Filipinos to spend less this Christmas — BSP
The Bangko Sentral ng Pilipinas (BSP) or the central bank projects that Filipino consumers are likely to spend less in the fourth quarter of 2020. According to the Q3 2020 Consumer Expectations Survey (CES), consumer spending outlook is expected to reach a record low of 26.4%. The central bank added that spending outlook on clothing and footwear and restaurants and cafes also weakened. The share of Filipinos planning to acquire properties in the next 12 months also plunged to 3.3% from 5.9% in Q1 2020. Meanwhile, the survey also showed that planned spending on big-ticket items such as consumer durables and motor vehicles has declined as more Filipinos shift their spending on essential items
Due to the lingering effects of the pandemic, we see consumers’ subdued confidence and diminished purchasing power affecting the retail sector. In Q1 2020, vacancy among malls in Metro Manila reached 10% from 9.8% in Q3 2019. Due to the implementation of a lockdown, physical distancing and limited consumer spending, we expect muted absorption of retail space, likely raising vacancy to about 12% by the end of 2020.. Colliers encourages major mall operators and retailers to line up marketing efforts to recapture retail footfall once the pandemic wanes and household spending recovers. Mall operators should also ensure that proper sanitation measures are implemented. The country’s economic managers are expecting the economy to grow by 6.5% to 7.5% and OFW remittances to increase by 4% in 2021. These should lift consumer confidence and retail spending.
House bill proposes major push to attract fintech firms
House Bill No. 7760 or the proposed Financial Technology Industry Development Act of 2020 aims to attract financial technology (fintech) firms to the country. According to House Ways and Means Committee Chairman Jose Ma. Clemente Salceda, under HB 7760 the Bangko Sentral ng Pilipinas (BSP) or central bank will be able to establish a Financial Technology Office (FTO) that will develop a Financial Technology Industry Roadmap. The FTO will also be able to issue special resident visas for executives of international fintech companies. Rep. Salceda added that foreign firms are now looking for alternative locations as major global centers are saturated while some adopted strict data management laws. The proposed bill, once enacted, would authorize an annual review of data management policies to be headed by the FTO, BSP, and the Department of Information and Communication Technology (DICT) to ensure that standards are met. HB 7760 will also allow fintech firms to run pilot projects in smaller markets.
Due to the lockdown, selected online payment platforms have recorded an increase in transactions and volume as consumers shifted to digital solutions. Data from the Philippine Payments Management Inc (PPMI) showed that InstaPay transactions reached PHP175.51 billion (USD3.7 billion) from March to May 2020, up by 54.4% from December to February. PESONet transactions also increased by 34% to PHP134.04 billion (USD2.8 billion) during the same period. The growth in the use of digital financial services will likely lead to an increase in demand for fintech companies to keep up with consumer needs. Companies under the sector may help boost the demand for office space and data centers once the pandemic is contained. In H1 2020, office transactions only reached 261,100 square metres (2.8 million square feet), down by 64% from 730,000 square metres (7.9 million square feet) in the same period in 2019. This resulted in vacancy reaching 4.9% in Q2 2020. We now expect vacancy to peak at around 7.0% by the end of 2020 with a gradual recovery starting in 2021.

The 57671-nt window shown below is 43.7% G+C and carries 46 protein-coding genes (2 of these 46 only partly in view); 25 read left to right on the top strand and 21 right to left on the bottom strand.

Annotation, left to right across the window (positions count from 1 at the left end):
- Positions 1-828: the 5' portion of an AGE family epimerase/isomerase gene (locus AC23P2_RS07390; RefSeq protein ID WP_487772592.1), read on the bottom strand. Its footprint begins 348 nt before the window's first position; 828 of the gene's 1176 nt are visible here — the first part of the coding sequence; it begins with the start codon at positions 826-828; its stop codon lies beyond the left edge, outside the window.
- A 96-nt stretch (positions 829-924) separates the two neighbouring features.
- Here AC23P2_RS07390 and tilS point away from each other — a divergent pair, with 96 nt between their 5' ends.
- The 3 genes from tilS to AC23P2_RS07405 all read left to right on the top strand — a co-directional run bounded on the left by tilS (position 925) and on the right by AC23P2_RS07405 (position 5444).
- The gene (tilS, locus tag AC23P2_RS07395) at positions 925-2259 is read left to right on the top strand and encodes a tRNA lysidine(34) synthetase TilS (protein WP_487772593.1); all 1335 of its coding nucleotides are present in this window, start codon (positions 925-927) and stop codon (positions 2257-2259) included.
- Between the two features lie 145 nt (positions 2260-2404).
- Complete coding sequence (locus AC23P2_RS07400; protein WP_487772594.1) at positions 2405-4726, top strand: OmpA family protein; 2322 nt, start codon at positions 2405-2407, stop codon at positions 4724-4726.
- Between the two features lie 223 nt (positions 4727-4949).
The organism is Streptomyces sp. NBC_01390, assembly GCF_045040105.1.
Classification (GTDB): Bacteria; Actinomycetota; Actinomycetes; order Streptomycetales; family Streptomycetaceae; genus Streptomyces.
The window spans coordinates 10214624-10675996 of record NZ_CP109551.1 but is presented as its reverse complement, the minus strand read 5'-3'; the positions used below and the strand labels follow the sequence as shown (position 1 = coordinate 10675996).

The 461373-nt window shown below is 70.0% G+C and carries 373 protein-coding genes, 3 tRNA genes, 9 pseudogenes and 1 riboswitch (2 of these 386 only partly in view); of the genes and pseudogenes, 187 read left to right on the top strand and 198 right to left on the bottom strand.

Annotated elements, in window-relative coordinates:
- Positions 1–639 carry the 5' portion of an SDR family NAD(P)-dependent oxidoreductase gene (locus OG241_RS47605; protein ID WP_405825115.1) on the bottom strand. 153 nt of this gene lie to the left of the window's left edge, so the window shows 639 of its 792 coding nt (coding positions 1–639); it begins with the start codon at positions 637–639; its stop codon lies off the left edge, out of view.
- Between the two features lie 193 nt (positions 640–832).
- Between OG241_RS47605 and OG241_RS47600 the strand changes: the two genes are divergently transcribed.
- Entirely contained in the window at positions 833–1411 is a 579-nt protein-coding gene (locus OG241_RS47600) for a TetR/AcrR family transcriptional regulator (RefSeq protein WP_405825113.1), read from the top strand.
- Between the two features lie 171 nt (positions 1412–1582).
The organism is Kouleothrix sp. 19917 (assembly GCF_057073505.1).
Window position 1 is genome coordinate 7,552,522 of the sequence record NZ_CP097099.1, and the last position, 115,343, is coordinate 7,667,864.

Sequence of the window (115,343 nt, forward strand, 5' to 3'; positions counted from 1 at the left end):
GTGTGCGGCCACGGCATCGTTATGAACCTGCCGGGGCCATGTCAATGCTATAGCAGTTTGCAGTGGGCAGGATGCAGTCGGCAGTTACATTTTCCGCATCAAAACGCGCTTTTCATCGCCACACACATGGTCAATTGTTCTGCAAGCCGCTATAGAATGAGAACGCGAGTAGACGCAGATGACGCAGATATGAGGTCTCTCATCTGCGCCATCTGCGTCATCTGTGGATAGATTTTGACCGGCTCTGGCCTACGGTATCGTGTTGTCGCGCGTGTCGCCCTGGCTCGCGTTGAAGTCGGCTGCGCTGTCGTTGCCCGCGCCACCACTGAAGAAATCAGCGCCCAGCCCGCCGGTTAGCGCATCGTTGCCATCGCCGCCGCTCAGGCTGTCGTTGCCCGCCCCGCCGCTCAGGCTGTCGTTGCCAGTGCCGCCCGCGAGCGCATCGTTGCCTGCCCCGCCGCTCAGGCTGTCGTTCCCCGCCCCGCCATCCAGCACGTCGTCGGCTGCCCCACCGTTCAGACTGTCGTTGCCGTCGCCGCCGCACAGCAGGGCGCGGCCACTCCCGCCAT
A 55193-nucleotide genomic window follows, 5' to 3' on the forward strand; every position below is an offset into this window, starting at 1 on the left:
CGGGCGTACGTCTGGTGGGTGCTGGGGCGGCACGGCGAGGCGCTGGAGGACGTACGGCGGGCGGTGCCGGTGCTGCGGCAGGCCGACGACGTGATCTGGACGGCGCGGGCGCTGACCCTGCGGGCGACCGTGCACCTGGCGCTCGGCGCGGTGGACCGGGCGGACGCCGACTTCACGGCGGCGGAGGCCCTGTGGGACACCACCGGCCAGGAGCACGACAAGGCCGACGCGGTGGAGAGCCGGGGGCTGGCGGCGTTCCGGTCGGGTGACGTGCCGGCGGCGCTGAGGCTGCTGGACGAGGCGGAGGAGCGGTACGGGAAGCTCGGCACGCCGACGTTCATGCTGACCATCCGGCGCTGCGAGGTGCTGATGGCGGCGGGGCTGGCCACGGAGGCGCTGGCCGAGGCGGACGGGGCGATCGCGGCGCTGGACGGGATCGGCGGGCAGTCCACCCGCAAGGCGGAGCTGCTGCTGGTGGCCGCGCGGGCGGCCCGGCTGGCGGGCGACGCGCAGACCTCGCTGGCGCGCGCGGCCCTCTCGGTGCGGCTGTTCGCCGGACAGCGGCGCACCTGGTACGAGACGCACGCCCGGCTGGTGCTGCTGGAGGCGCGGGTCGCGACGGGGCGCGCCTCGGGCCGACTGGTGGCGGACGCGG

Senate panel OK’s foreign retailer rules
The Senate Committee on Trade, Commerce and Entrepreneurship approved the amendments to the Retail Trade Liberalization Act (RTLA) that aims to attract more foreign in investments in the retail sector. Under the approved amendments, the minimum paid-up capital for foreign investors is now lowered to USD300,000 (PHP14.5 million) from the previous USD2.5 million (PHP121 million). Moreover, other requirements such as the USD250,000 (PHP12.1 million) capital per store for luxury products and five retailing branches have been removed. Trade Secretary Ramon Lopez added that companies from China are relocating to other countries but with the Philippines not on top of their list. Other legislative measures such as the Corporate Recovery for Enterprises Act (CREATE) should also be enacted to attract other foreign investments.
Colliers believes that further liberalizing retail trade in the Philippines will likely be beneficial to the retail sector as the entry of foreign investors should promote competition among retailers and help mall operators fill their vacant spaces. In Q1 2020, vacancy among malls in Metro Manila rose to about 10% from 9.8% in Q3 2019. Due to the implementation of a lockdown and physical distancing, we see vacancy rising to 12% as we expect only about half of the 108,900 sq metres (1.2 million sq feet) of new leasable retail space due to be completed in 2020 is likely to be absorbed. Data from the Bangko Sentral ng Pilipinas (BSP) or the central bank also show that foreign direct investments (FDI) in H1 2020 dropped by 18.3% to USD2.9 billion (PHP140 billion) from the USD3.6 billion (PHP174 billion) in H1 2019. In our opinion, liberalizing retail trade should encourage mall operators to diversify their offerings post-pandemic. In 2019, we saw the entry of food & beverage (F&B) firms such as Red Lobster, The Alley and Panda Express.